But g-commerce as we know it today goes beyond the pale. It is the byproduct of new technological breakthroughs, which allow food publishers to determine exactly where you live, what grocery stores surround you, what availability those stores have and which courier businesses serve your area.
As a result, they can finally monetize essentially every element of the recipe-browsing experience, from the cutting board you use to the sumac you order to the bell peppers you have delivered.
The commodification of the ingredients differs only slightly, in theory, from the other ways online recipes try to open your wallet. But the rub is simple: recipes can have a lot of ingredients. If each one of them can be purchased, suddenly a list of 10 ingredients becomes a list of 10 potential purchases.
Even if the publisher has not inked a deal with a retail behemoth to sell and deliver you your groceries, many have turned the space surrounding the ingredients list into an advertising haven. Because the space is now, theoretically, a point of purchase, it is also a hot commodity for brands.
As a result, the ingredients list, which itself offers clickthrough options to purchase the needed components, is surrounded by a mise en place of ads, all urging you to consider other products.
A chicken casserole? Campbells will own that page. Pulled pork? You never knew so many barbecue sauces existed. A chili recipe? You might as well close your browser now.
But what about the fragile peace?
The world of digital media works in predictable patterns, and the rise of g-commerce is simply the latest iteration of a familiar phenomenon. When a new technology allows for a new kind of ad placement, publishers tend to over-indulge.
If you strain your ear, you can practically hear the drool dropping from the salivating mouths of boardroom financiers:
“You mean we can monetize … everything? From the equipment, to the ingredients, to the grocery delivery itself? Yes … yes must have it. We must!”
Luckily, over time, hindsight has tempered some of the worst impulses of the industry. Several prominent food publishers have found ways to introduce g-commerce in a minimally invasive way, opting to whisk users to another screen before prompting them to pay, for example.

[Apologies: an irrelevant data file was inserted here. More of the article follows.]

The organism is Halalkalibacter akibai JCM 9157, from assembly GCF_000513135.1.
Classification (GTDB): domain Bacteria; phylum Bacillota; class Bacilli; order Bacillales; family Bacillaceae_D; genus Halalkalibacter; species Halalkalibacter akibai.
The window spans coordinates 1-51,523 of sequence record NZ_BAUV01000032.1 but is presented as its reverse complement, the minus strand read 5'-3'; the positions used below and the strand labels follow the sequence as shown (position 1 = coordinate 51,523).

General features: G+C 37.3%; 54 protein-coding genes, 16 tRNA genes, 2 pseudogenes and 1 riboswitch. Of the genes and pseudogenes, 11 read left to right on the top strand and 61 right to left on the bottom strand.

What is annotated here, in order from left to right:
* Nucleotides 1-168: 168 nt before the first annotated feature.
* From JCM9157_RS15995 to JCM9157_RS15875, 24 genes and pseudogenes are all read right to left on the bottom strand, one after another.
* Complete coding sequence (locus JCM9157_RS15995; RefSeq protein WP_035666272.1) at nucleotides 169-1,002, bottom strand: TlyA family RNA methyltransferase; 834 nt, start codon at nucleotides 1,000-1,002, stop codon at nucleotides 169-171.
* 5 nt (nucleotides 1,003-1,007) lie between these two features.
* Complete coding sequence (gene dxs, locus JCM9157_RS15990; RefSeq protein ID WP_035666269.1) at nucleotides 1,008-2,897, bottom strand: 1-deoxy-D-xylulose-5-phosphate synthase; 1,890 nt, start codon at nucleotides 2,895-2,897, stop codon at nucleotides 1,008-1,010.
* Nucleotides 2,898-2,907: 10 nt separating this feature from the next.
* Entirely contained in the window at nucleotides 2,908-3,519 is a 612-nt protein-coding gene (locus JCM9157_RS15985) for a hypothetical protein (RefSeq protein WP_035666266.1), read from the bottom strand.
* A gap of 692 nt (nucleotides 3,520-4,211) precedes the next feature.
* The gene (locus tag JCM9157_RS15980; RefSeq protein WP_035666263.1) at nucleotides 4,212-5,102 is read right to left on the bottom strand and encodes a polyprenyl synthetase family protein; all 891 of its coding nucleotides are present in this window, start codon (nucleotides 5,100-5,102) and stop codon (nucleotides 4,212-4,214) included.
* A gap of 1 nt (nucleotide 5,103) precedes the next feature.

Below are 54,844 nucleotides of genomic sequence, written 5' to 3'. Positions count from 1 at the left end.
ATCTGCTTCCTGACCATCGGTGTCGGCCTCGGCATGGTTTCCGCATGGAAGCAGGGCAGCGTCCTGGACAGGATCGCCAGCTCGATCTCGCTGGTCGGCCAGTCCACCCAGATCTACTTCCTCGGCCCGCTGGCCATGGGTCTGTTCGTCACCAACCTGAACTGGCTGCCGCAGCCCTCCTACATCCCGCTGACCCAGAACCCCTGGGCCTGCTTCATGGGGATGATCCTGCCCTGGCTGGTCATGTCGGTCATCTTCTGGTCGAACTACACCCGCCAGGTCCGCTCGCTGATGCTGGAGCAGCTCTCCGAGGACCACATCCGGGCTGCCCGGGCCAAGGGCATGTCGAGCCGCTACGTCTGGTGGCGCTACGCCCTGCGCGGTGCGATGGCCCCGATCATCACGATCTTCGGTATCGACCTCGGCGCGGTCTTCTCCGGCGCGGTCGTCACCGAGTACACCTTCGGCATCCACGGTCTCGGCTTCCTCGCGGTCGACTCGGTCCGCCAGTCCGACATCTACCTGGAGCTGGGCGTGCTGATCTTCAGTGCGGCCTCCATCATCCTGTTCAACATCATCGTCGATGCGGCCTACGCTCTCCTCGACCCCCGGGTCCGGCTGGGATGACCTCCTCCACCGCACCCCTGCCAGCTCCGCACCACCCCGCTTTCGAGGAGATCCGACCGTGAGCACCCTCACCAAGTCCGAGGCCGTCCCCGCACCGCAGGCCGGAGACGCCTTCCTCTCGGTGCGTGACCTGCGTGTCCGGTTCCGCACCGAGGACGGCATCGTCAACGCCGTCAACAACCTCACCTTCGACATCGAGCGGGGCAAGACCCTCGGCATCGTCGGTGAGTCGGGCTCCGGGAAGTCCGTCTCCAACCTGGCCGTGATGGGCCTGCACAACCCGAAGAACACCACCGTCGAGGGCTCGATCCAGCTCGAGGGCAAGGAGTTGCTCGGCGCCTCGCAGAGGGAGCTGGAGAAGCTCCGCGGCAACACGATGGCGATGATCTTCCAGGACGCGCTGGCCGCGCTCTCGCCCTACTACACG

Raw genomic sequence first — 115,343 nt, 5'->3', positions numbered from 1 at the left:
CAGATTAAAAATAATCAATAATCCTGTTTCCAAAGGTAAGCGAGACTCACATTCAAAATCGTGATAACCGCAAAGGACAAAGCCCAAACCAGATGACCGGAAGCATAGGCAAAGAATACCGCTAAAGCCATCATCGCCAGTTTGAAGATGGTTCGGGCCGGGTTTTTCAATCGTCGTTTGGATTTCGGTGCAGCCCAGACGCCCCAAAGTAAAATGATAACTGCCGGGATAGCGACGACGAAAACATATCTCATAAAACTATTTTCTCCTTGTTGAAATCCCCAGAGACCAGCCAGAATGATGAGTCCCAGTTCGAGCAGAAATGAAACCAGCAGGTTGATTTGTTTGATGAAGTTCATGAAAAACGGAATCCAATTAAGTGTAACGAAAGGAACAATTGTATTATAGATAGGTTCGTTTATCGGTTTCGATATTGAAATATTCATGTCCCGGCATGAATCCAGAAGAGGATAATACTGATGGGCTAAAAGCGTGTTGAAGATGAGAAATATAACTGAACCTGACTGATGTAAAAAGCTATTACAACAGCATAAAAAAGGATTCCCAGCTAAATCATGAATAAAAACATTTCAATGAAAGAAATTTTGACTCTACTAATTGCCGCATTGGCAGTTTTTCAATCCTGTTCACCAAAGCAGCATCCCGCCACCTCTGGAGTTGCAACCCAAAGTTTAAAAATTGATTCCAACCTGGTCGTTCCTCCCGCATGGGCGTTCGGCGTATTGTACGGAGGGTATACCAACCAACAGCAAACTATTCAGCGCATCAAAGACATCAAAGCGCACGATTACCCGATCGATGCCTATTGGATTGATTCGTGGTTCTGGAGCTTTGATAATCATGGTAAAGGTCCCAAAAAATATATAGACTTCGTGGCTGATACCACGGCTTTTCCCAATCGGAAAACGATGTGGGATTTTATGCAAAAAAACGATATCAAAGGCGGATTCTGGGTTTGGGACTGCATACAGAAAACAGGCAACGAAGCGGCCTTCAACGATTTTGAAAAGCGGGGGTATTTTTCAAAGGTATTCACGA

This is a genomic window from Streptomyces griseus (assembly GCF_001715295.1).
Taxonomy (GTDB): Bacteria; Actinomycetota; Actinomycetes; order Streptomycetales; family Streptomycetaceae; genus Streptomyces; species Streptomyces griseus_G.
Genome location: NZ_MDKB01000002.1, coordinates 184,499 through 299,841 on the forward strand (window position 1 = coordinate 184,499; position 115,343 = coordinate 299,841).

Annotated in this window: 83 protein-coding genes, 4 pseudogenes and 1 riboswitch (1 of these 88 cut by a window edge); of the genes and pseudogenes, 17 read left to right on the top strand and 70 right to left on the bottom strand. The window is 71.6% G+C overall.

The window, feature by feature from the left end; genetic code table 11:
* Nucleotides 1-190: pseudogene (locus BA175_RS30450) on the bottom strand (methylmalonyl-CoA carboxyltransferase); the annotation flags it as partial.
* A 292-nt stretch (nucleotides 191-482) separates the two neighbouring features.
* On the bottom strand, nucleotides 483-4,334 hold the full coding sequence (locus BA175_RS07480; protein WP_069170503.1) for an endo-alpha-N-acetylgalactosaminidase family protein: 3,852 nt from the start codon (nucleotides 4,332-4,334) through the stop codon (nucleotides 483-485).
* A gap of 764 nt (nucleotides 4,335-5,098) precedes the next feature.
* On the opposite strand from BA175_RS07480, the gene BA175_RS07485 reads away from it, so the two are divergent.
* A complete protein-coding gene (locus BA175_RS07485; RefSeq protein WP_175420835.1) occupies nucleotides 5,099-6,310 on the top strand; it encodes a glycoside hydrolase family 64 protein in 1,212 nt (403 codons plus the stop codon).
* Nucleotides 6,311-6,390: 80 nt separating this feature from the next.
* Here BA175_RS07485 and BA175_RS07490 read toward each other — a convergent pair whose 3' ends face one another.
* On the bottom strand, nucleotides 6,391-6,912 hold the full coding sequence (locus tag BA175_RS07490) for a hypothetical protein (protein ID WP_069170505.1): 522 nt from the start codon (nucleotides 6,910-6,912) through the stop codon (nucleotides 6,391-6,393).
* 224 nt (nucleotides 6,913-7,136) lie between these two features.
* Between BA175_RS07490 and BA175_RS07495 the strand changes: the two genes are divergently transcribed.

Others, like NYT Cooking, have simply declined to adopt the technology. Whether that is a hard stance or a momentary hesitation remains to be seen. But if premier publishers have learned anything from our tech overlords, it is that user experience trumps nearly every other consideration.
It's the old fishing adage, rehashed: Show five ads to a visitor and scare them away, you make a buck. Show one ad to a customer and encourage them to return, you make a lot more money.
For home cooks, whom I assume also consult the app or website containing the recipe while they cook the recipe, the navigability of a site plays an outsized role in their decision to visit it again later.
As tantalizing of a concept as g-commerce is, it should never interfere with the utility of the recipe. When you sacrifice intuitive design to squeeze in a few more ad placements, you risk curdling your entire appeal.
Some good readin'
— So many good reads this week! But to stay on the food theme: there is truly nothing more delicious than a high-stakes negative review for Pete Wells. (New York Times)
— Dan Savage has been provocatively writing about sex for 30 years! Can you imagine doing that and avoiding cancellation? What a wonderful, finger-on-the-zeitgeist piece. (Slate)
— One of the few "What should Facebook do now?" articles that actually makes some wise points. (Wired)
— Of course, I have to include the Ben Smith piece. This was so vindicating for so many media journalists (including me, in a big way) who have been mystified by this weird, smoke-and-mirrors company. (New York Times)
— I honestly cannot get enough of ad-tech. This explains where all the problems came from. (The Atlantic)
— A tender, intimate subject, rendered accessible by the very talented people at Vox. Plus, it's a comic, so it hardly feels like reading. (Vox)
— Finally, to end with another phenomenal food piece: Non-alcoholic beer is having its breakthrough moment, seriously. A recovering alcoholic appraises it, and its risk. (The New Yorker)
Cover image: "Property of a European Collector," by Roy Lichtenstein